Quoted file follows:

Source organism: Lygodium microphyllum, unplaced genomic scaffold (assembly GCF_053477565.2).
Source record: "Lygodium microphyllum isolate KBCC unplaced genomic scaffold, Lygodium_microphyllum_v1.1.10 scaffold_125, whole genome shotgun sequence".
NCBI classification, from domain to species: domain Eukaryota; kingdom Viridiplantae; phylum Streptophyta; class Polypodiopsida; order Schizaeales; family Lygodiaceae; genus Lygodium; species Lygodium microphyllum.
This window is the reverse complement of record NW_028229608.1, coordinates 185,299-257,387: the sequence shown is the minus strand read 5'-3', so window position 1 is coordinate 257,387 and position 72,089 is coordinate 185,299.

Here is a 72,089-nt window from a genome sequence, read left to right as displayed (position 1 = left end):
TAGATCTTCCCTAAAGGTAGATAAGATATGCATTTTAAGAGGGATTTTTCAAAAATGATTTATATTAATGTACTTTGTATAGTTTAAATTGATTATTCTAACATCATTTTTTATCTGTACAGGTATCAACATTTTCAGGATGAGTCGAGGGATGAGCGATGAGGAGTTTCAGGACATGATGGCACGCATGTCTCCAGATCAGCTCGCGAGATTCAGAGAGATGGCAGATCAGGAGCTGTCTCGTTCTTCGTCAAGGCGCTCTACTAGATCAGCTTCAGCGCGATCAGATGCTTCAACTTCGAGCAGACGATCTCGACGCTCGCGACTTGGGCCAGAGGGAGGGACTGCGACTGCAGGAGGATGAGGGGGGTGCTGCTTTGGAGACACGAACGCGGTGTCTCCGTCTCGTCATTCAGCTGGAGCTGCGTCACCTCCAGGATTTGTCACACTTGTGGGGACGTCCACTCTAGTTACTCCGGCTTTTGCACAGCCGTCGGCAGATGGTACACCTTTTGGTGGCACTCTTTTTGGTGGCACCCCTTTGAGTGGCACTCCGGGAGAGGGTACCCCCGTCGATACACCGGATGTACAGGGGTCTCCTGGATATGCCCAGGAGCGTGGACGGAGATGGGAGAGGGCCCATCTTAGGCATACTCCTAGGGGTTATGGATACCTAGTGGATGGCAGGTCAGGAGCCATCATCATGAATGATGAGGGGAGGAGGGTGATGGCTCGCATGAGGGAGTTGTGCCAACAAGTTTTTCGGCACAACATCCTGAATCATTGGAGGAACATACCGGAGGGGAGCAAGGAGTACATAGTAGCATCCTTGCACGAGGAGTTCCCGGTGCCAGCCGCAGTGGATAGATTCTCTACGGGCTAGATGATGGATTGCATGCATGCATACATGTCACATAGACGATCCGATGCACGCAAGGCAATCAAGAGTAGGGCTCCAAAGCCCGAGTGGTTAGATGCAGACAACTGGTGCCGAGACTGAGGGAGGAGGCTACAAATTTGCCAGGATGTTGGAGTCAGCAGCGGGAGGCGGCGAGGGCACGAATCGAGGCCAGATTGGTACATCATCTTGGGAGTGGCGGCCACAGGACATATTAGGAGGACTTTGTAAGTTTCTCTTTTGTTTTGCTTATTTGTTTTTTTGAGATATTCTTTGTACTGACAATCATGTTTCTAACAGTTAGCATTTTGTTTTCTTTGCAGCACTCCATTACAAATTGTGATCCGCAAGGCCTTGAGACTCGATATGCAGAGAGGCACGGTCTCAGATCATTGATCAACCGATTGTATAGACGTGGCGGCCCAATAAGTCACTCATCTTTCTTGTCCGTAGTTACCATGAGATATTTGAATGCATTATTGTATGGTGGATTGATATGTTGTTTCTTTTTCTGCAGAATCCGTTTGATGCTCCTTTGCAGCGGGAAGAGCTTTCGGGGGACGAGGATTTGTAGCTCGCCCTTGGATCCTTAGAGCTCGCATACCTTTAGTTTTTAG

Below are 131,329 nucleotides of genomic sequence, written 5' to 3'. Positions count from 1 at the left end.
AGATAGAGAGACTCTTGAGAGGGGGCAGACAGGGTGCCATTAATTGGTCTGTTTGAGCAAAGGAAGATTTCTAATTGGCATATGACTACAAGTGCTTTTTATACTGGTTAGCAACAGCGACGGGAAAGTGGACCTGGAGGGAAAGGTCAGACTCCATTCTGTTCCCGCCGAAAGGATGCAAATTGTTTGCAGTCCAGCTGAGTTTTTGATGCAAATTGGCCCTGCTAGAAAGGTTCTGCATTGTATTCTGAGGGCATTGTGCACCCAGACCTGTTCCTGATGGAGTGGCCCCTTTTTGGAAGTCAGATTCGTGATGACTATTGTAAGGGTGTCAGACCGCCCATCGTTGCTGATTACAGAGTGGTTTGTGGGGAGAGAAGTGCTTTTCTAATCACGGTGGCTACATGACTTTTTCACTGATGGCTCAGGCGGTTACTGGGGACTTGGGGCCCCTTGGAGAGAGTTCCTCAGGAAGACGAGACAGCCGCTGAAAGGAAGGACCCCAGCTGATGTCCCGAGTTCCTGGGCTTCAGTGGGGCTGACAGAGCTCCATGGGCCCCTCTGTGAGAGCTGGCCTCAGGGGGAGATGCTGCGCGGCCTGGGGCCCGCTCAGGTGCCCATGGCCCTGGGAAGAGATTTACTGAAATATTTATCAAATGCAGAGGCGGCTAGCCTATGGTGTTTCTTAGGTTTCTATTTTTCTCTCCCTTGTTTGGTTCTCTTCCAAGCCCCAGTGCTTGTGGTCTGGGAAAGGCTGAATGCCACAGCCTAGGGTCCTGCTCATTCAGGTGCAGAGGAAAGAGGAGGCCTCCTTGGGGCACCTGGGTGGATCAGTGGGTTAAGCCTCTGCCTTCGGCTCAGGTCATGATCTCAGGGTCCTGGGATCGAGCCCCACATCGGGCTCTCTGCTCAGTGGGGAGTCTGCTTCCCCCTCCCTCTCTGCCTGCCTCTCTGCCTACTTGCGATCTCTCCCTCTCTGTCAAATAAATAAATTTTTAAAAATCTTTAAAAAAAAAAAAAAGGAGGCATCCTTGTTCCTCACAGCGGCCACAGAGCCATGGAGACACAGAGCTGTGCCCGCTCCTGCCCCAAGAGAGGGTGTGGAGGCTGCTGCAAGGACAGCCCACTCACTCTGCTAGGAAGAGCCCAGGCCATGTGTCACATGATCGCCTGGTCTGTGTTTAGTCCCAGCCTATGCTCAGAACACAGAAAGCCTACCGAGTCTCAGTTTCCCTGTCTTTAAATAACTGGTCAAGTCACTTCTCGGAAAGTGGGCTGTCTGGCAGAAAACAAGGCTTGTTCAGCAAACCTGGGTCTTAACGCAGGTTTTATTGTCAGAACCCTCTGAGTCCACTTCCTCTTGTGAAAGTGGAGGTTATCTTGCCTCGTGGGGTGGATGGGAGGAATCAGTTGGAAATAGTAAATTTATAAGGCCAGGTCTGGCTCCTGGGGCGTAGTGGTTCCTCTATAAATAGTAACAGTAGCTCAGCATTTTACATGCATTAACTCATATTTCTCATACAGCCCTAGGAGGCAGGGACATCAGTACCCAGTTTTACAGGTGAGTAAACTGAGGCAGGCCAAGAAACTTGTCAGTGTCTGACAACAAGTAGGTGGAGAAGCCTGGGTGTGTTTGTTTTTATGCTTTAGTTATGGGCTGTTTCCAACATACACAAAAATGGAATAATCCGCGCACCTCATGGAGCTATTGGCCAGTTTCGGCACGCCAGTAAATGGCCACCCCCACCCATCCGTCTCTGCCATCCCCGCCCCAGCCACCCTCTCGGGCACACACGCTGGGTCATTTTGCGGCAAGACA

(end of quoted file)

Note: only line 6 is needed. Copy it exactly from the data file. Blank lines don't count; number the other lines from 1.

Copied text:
TAGATCTTCCCTAAAGGTAGATAAGATATGCATTTTAAGAGGGATTTTTCAAAAATGATTTATATTAATGTACTTTGTATAGTTTAAATTGATTATTCTAACATCATTTTTTATCTGTACAGGTATCAACATTTTCAGGATGAGTCGAGGGATGAGCGATGAGGAGTTTCAGGACATGATGGCACGCATGTCTCCAGATCAGCTCGCGAGATTCAGAGAGATGGCAGATCAGGAGCTGTCTCGTTCTTCGTCAAGGCGCTCTACTAGATCAGCTTCAGCGCGATCAGATGCTTCAACTTCGAGCAGACGATCTCGACGCTCGCGACTTGGGCCAGAGGGAGGGACTGCGACTGCAGGAGGATGAGGGGGGTGCTGCTTTGGAGACACGAACGCGGTGTCTCCGTCTCGTCATTCAGCTGGAGCTGCGTCACCTCCAGGATTTGTCACACTTGTGGGGACGTCCACTCTAGTTACTCCGGCTTTTGCACAGCCGTCGGCAGATGGTACACCTTTTGGTGGCACTCTTTTTGGTGGCACCCCTTTGAGTGGCACTCCGGGAGAGGGTACCCCCGTCGATACACCGGATGTACAGGGGTCTCCTGGATATGCCCAGGAGCGTGGACGGAGATGGGAGAGGGCCCATCTTAGGCATACTCCTAGGGGTTATGGATACCTAGTGGATGGCAGGTCAGGAGCCATCATCATGAATGATGAGGGGAGGAGGGTGATGGCTCGCATGAGGGAGTTGTGCCAACAAGTTTTTCGGCACAACATCCTGAATCATTGGAGGAACATACCGGAGGGGAGCAAGGAGTACATAGTAGCATCCTTGCACGAGGAGTTCCCGGTGCCAGCCGCAGTGGATAGATTCTCTACGGGCTAGATGATGGATTGCATGCATGCATACATGTCACATAGACGATCCGATGCACGCAAGGCAATCAAGAGTAGGGCTCCAAAGCCCGAGTGGTTAGATGCAGACAACTGGTGCCGAGACTGAGGGAGGAGGCTACAAATTTGCCAGGATGTTGGAGTCAGCAGCGGGAGGCGGCGAGGGCACGAATCGAGGCCAGATTGGTACATCATCTTGGGAGTGGCGGCCACAGGACATATTAGGAGGACTTTGTAAGTTTCTCTTTTGTTTTGCTTATTTGTTTTTTTGAGATATTCTTTGTACTGACAATCATGTTTCTAACAGTTAGCATTTTGTTTTCTTTGCAGCACTCCATTACAAATTGTGATCCGCAAGGCCTTGAGACTCGATATGCAGAGAGGCACGGTCTCAGATCATTGATCAACCGATTGTATAGACGTGGCGGCCCAATAAGTCACTCATCTTTCTTGTCCGTAGTTACCATGAGATATTTGAATGCATTATTGTATGGTGGATTGATATGTTGTTTCTTTTTCTGCAGAATCCGTTTGATGCTCCTTTGCAGCGGGAAGAGCTTTCGGGGGACGAGGATTTGTAGCTCGCCCTTGGATCCTTAGAGCTCGCATACCTTTAGTTTTTAG